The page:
The Yin in my other ears is Black Ribbons, a concept album by Shooter Jennings and his band-at-the-time, Hierophant. Now, hearing "concept album" and "Shooter Jennings" (who once sang about the C-U-N-T in "country") may put a nervous dance in your head akin to hearing a Kid Rock campaign speech, but nothing could be further from fact. The album absolutely destroys genre distinctions, weaving from Slobberbone to Roger Waters and over to Trent Reznor without cliche or noise. It's twangy, it's a bit Felt & Fur, and it's as bright and dark as The Stand. And it's saturated in the ethos and ennui of a man who is the son of Waylon Jennings. The record ends, somewhat predictably, in gunfire. America.Oh, America. That's what I'm listening to. And thanks for asking.
Kanye West - The College Dropout (2004)
It goes without saying that this record is an undisputed hip hop monument. Kanye’s debut album marks the preliminary stages of one of hip hop's most illustrious and prolific careers, sporting masterful sampling, production, and an all-star cast of some of the genre’s greatest talents of the time. Like every Kanye release, this album completely changed the game and set the standard for maximalist hip hop production. The album is as dense and rich as it is accessible and intoxicatingly fresh, having a seemingly endless amount of replay value. Just pop in "Jesus Walks" and count the layers.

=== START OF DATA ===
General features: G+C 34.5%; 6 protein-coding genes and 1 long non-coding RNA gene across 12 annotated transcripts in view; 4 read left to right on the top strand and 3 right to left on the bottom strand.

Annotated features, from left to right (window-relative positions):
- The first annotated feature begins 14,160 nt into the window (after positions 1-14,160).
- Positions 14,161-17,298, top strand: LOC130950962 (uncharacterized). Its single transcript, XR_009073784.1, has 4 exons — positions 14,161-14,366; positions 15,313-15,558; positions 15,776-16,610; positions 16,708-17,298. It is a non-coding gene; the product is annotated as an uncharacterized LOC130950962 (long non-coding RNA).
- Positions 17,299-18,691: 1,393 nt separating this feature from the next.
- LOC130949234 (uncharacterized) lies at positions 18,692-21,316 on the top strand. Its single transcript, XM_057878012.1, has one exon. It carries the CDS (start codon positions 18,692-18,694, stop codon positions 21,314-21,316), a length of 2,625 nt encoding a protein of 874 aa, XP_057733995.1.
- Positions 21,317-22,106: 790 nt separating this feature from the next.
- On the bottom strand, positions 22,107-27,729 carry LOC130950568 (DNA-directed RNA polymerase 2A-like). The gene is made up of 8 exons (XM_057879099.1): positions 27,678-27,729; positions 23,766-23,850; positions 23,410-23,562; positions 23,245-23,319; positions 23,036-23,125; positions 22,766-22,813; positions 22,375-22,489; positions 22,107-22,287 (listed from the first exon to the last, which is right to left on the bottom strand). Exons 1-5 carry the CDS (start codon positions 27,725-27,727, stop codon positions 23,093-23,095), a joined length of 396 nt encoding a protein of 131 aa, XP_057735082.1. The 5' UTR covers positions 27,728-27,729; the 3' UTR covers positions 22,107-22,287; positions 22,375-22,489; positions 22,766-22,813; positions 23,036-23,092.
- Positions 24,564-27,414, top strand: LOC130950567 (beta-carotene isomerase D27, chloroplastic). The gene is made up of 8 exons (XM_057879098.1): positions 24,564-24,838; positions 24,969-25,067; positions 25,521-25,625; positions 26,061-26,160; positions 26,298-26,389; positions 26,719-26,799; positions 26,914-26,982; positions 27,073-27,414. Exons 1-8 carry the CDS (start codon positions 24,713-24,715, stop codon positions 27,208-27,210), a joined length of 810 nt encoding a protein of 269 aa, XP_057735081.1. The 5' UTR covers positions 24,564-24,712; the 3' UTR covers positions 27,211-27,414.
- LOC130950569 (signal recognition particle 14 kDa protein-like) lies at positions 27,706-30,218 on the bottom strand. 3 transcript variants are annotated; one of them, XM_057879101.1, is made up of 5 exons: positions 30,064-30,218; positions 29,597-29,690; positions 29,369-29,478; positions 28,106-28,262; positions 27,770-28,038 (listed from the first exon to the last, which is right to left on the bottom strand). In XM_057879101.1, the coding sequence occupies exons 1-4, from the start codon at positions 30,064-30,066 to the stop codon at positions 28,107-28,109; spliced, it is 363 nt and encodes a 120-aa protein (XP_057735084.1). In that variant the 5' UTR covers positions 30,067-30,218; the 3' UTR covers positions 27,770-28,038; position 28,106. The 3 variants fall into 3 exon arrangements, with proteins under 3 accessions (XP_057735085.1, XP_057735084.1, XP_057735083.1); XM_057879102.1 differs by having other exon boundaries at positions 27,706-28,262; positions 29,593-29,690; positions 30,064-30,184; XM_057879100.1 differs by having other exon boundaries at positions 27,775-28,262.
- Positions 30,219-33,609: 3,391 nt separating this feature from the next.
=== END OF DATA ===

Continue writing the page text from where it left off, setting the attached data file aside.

Ulver - Bergtatt (1995)